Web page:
2 Corinthians 1.23-2.11
Last week I was quoting Winston Churchill. And there is no doubt that he was an absolute past master at the put down. To prove my point let me give you a few examples which are often quoted. For he once said – An empty taxi arrived at 10 Downing Street, and when the door was opened, Atlee got out. Of Lord Reith of BBC fame, he remarked – there he stalks, that wuthering height.
On Neville chamberlain he quipped –
He looked at foreign affairs through the wrong end of a municipal drainpipe.
More famously still was the exchange between Lady Astor to Churchill: “Winston, if you were my husband I would flavour your coffee with poison”
Churchill: “Madam, if I were your husband, I should drink it.”
Surpassing that in familiarity has to be his verbal battle with Labour MP Bessie Braddock which started with her saying “Winston, you’re drunk!”
Churchill: “Bessie, you’re ugly, but tomorrow morning I shall be sober”
Well such jests are all good fun I am sure. Certainly, the ability to think on your feet is at the heart of great oratory and low stand-up comedy. Since each must cope with the heckler, the offside remark and the attempt to wound.
Moreover, if you are like me you would give your eye teeth to have this ability. Because time and time again after receiving some barbed comment, I fail to get my own back. Even more galling is that hours later I think out what I should have said to deliver the knockout blow.
Needless to say, even later, I realise that I have been given a great non gift – the inability to verbally swing back.
Paul however I suspect was not so ungifted. I believe he was pretty nifty at getting the oratorical blows in. Similarly, he knew how to demolish an argument and an arguer on paper. For there are times when his pen did not take prisoners.
And that brings us to this morning’s portion from his second letter to the Corinthians. Now obviously he is under attack from a heckler or vocal opponent. He has already made one visit to Corinth that did not go well. So understandably he was not keen on a repeat experience. Thus the temptation to take his adversary out on paper – more correctly papyrus – must have been almost overwhelming. Yet he did not. Instead he stated his sense of hurt and then offers and counsels forgiveness. Put simply, he chose to walk in the way of Christ.
Yet we could ask what was going on in the Corinthian church?
Well we really don’t have the facts of the case before us. But we do know that an individual has in some way transgressed against congregational discipline and been admonished. As a result, he has repented and sought forgiveness. This however was not forthcoming and the miscreant was still under a cloud. Paul requested clemency but was roundly and vocally rebuffed.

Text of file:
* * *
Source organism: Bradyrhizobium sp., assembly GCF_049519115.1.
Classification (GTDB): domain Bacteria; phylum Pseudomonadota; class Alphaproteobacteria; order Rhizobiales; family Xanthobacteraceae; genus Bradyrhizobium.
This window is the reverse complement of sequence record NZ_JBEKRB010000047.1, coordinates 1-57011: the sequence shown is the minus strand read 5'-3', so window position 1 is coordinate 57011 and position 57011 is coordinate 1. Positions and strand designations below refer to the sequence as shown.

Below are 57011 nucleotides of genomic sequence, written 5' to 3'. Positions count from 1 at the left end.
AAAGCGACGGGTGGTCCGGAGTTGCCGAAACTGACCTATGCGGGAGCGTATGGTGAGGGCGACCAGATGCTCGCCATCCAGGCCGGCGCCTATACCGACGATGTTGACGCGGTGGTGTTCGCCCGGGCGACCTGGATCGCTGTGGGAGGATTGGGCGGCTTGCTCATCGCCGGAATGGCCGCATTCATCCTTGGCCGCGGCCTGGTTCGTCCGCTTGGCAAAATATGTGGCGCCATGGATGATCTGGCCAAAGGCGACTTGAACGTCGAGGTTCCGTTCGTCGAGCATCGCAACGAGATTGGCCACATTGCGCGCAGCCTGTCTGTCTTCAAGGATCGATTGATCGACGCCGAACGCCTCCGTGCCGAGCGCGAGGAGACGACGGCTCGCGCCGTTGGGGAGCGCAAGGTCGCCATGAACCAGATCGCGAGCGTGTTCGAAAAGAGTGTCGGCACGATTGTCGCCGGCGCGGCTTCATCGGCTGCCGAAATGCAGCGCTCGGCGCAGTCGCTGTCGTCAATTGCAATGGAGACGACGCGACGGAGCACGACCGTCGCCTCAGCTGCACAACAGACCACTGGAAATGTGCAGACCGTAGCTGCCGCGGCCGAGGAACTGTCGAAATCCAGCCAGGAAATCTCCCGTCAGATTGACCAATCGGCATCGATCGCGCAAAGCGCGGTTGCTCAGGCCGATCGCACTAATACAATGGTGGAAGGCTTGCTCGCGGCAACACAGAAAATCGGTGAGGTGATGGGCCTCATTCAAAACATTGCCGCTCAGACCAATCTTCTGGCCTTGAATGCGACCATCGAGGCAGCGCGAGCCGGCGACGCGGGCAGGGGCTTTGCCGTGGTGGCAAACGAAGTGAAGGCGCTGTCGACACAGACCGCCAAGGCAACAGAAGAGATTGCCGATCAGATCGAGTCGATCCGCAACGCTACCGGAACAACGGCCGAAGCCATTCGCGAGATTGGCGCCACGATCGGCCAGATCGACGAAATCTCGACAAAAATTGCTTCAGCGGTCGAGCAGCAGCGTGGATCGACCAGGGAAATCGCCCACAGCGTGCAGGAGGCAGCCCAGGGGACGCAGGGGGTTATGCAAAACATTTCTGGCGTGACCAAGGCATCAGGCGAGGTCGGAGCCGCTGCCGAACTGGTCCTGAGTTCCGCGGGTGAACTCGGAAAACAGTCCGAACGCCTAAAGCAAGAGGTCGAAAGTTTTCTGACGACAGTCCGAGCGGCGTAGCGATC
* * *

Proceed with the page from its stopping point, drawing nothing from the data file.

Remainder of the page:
Here then is a pretty universal situation in Christian fellowships and the wider world as well. Since it seems in any group, the desire to ladle out justice is greater than to eke out redemption. Or as it has been said – love without justice is sentimentality – justice without love is abusive harshness. What better time to review in our own minds the words of Jesus when asked that question by Peter? What better time to think of seventy times seven as the number of stars in the universe or the sand grains on the shore. What better time to think ourselves as the servant and not the master?
Yet how does Paul’s concept of forgiveness and justice, working hand in hand, play out in practice? Is there an example that can instruct us from our today? More to the point, why does the idea of justice and forgiveness, wrapped inside each other, please God?
Alan Greaves was a church organist. On Christmas eve of 2012, he was on his way to play at a midnight service in Sheffield. He never arrived, for he was set upon and battered to death with a pick axe handle. Throughout his murderers’ trial, his wife astounded the nation by finding forgiveness for her husband’s killers. Or as she explained at a memorial service the following Christmas Eve:
“I can’t bear the thought of remembering Alan walking in the darkness alone last Christmas Eve, so having as many people present with me will be a great comfort.
“Celebrating the light of Christ at Christmas time was what Alan was intending to do last year, but never made it. This year we can do that for him.
“As we celebrate light at Christmas, I’ve asked that we also pray for Jonathan and Ashley, who killed my husband.
“I want them to know that light will always overcome darkness and to find that light for themselves”.
Here then is the reason we need to follow Paul with our own life decisions and in our insistent calling out to the world around us. Since it was his way to follow Christ’s way. That meant not responding in kind but seeking forgiveness in justice. That meant his guided the Corinthians back to God’s grace for themselves and the transgressor. That indeed meant light overcoming the darkness.
And so Christ’s way should be our way as well. For, it is our practicing justice within forgiveness that prevents a souring bitterness which will overwhelm our very beings. It is our seeking of forgiveness and justice that offers the only way towards Christ’s mediation which heals even the most grievous wounds. Above even these is our need to laud to the world the scales of justice and mercy. Since to do so it not to put Jesus’ kingdom in the balance. Rather we make it God’s most gracious reply.